Types of Microphones

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Designed to Capture the Sound Waves

Sound recording has come a long way since Thomas Edison first recited “Mary had a little lamb” back in 1877. Edison patented his microphone in March of that year and development has continued ever since.

Today microphones are used in an amazing number of applications, including radio and TV broadcasts, musical recording and public address systems. Specialised microphones are used to listen to underwater sounds (hydrophones) and from within the earth (geophones).

Basically, a microphone converts acoustic energy from sound waves into electrical energy which can then be amplified and recorded. There are various methods used to perform this conversion, each utilising a different electro-magnetic principle.

Let’s take a look at these various types of microphones.


Carbon microphones use basically the same principle as that developed by Edison. Carbon granules are placed between two metal plates, through which a small electrical current is passed. Changes in the pressure applied to the plates, caused by sound waves, alter the amount of current flowing and thus produce an electrical signal.

Carbon microphones produce low quality sound reproduction and have a limited frequency response, but they are robust.

A ribbon microphone uses a thin metal ribbon, often corrugated, which is placed in a magnetic field. Sound waves move the ribbon within the magnetic field, inducing an electrical current that in turn produces the electrical output from the microphone.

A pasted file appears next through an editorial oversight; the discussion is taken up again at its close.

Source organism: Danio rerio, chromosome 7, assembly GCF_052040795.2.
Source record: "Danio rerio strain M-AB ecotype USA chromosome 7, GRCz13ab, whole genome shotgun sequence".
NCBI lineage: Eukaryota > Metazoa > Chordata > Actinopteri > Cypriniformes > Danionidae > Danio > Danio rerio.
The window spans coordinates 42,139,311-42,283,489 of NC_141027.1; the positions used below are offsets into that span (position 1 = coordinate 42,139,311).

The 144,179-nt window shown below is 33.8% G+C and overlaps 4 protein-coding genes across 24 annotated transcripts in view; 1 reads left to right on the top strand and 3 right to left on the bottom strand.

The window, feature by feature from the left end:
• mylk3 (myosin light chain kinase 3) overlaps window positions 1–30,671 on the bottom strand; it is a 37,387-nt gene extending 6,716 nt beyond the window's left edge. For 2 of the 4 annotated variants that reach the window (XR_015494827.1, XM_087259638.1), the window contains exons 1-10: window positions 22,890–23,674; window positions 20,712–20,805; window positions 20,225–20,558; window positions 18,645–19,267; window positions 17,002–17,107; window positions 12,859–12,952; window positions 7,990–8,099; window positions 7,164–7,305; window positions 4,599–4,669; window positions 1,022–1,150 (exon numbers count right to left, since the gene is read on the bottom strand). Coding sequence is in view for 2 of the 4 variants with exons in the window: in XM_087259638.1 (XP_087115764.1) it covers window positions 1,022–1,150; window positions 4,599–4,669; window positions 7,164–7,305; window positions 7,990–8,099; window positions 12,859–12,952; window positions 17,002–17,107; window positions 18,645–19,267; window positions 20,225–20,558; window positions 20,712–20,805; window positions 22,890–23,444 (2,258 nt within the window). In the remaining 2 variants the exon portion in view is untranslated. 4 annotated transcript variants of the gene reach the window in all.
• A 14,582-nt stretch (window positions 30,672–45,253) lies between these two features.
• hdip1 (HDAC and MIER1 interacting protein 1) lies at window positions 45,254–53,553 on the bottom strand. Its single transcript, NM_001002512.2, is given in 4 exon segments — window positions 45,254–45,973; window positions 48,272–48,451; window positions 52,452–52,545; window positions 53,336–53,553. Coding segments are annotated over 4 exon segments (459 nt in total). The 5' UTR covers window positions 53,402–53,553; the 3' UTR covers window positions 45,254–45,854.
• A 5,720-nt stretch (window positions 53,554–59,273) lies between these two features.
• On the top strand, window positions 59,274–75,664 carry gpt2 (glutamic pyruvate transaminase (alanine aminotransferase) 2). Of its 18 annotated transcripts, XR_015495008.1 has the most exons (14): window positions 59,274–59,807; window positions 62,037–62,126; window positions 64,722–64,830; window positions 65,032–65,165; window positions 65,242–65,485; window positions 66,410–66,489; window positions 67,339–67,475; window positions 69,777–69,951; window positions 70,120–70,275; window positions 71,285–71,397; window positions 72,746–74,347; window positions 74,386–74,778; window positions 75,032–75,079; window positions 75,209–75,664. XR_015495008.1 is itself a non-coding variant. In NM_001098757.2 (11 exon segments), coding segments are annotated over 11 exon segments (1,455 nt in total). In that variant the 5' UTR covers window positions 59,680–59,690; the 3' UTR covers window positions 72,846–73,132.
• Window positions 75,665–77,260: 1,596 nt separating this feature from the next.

Often known as a piezo-electric microphone, the crystal microphone takes advantage of the property of some crystals to produce an electrical current when placed under pressure.

Vibrations caused by sound waves hitting the crystal are converted to an electrical signal. These types of microphones are often used to amplify acoustic musical instruments such as violins and guitars.

A loudspeaker converts electrical energy into sound using electro-magnetic principles, whereas a dynamic microphone works in reverse, changing the sound waves received into electrical energy by using the sound vibrations to move a coil of fine wire within a magnetic field.

Just as there are different types of microphone construction, there are differences in the sensitivity of the microphone to sounds coming from different directions.
By altering the interior components of a microphone, the microphone can be designed to produce different patterns of sensitivity.

A microphone that is equally sensitive in all directions is known as an omni-directional microphone. A uni-directional microphone is more sensitive to sounds in one particular direction, while a bi-directional microphone receives sound equally from the front and rear.

When you consider how much of our modern society relies on microphones, you can see we owe a great deal to Thomas Edison and his invention.


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